Willow bark includes flavonoids, tannins, and salicylates. It is the anti-inflammatory action of the salicylates (the active ingredient in aspirin is acetylsalicylic acid) that suggested willow bark's use for inflammatory pain. However, because of the time it takes to be metabolized and absorbed, willow bark has a slower onset and a longer duration than salicylate itself. There is some evidence that a willow bark extract providing 120-240 mg of the salicin constituent daily can reduce back pain in some patients (Chrubasik, 2000). The higher dose of salicin (240 mg---equivalent to only 50 mg of acetylsalicylic acid-aspirin) is more effective. A week or more is required to observe benefit. Willow bark extract also has a moderate pain relieving effect in osteoarthritis and appears to be well-tolerated (Schmid, 2001). The use of this herb should be avoided in people with aspirin hypersensitivity, asthma, active peptic ulcer disease, diabetes, gout, hemophilia, hypoprothrombinemia, and kidney or liver disease.

Capsaicin is the active ingredient in chili peppers. It has important effects on pain-sensitive nerves and has been used extensively by scientists studying pain pathways. There have been numerous studies of topically applied capsaicin, but there still is no definitive answer about its analgesic effects. Some studies suggest that it can be a useful agent for patients with various neuropathic pain syndromes, such as postherpetic neuralgia (shingles), postmastectomy pain and diabetic neuropathy; other studies suggest that it can be helpful in the treatment of joint pain caused by osteoarthritis (Fusco, 1997; Rains, 1995). There also is some evidence that it may be effective when used topically for fibromyalgia (McCarty, 1994).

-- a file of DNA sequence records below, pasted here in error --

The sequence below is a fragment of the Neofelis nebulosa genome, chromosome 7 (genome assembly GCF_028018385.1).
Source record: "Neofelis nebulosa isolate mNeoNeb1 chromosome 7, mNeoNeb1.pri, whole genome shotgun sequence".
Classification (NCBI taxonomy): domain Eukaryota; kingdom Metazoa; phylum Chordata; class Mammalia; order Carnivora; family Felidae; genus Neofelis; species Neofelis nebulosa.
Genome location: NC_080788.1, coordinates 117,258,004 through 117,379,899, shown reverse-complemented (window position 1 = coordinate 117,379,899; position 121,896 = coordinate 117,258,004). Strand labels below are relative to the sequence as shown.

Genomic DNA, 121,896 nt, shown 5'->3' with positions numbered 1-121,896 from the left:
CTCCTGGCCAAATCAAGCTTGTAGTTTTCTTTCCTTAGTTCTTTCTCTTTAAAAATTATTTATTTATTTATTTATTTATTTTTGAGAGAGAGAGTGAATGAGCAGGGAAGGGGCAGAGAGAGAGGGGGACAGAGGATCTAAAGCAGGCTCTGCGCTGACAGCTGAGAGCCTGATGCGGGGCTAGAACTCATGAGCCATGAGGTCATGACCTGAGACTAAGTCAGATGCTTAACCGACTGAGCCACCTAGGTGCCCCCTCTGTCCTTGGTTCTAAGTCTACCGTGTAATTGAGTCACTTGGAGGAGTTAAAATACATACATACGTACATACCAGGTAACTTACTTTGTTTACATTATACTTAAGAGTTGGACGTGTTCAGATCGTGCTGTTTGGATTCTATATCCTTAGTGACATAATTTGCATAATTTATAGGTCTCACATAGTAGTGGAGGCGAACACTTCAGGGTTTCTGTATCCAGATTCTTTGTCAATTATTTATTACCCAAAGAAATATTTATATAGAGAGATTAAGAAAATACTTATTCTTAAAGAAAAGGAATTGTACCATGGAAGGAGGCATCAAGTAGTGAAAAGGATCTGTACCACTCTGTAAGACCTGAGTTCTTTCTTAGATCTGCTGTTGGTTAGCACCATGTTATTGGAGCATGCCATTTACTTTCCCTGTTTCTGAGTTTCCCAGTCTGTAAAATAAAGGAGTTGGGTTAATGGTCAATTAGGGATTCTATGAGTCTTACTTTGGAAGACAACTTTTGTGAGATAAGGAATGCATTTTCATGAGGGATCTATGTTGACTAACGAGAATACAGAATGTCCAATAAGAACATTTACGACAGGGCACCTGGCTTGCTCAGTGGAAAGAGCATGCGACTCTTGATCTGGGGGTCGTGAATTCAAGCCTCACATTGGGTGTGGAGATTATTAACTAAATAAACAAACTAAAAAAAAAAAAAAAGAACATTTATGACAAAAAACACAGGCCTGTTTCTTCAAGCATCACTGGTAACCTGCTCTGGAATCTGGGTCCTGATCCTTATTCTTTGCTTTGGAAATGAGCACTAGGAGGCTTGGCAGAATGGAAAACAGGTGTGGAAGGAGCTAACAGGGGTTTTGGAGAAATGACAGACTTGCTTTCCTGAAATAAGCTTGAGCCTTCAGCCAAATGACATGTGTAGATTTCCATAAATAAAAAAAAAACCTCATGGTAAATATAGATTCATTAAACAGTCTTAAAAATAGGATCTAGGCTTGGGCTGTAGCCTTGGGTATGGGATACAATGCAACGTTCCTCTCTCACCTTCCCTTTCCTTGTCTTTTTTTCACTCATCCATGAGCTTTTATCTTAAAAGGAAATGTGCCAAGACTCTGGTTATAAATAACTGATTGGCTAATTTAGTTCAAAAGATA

Devil's Claw may be effective in osteoarthritis and chronic low back pain (Chrubasik, 1999, 2000). When taken in conjunction with a nonsteroidal anti-inflammatory drug for osteoarthritis, it may be able to reduce the dose required for benefit (Chantre, 2000). Although Devil's claw is generally well-tolerated, caution has been advised in patients with peptic ulcer disease, gallstones, diabetes and cardiovascular conditions such as hypertension. It is contraindicated in pregnancy.

Curcumin has been shown to have strong anti-inflammatory effects when tested in animals. Laboratory studies have shown that part of its mechanism of action is due to a natural COX-2 inhibiting effect. In one clinical study, curcumin was found to be as effective as cortisone for acute inflammation and half as effective for chronic inflammation (Mukhopadhyay, 1982). Studies have suggested benefit in osteoarthritis, rheumatoid arthritis, ulcerative colitis, and fibromyalgia (Ammon, 1993; Gupta, 1997; Sharma, 1989; Reddy, 1989). Curcumin has a good safety profile but is contraindicated in people with bile duct obstruction, gallstones, stomach ulcers or hyperacidity disorders.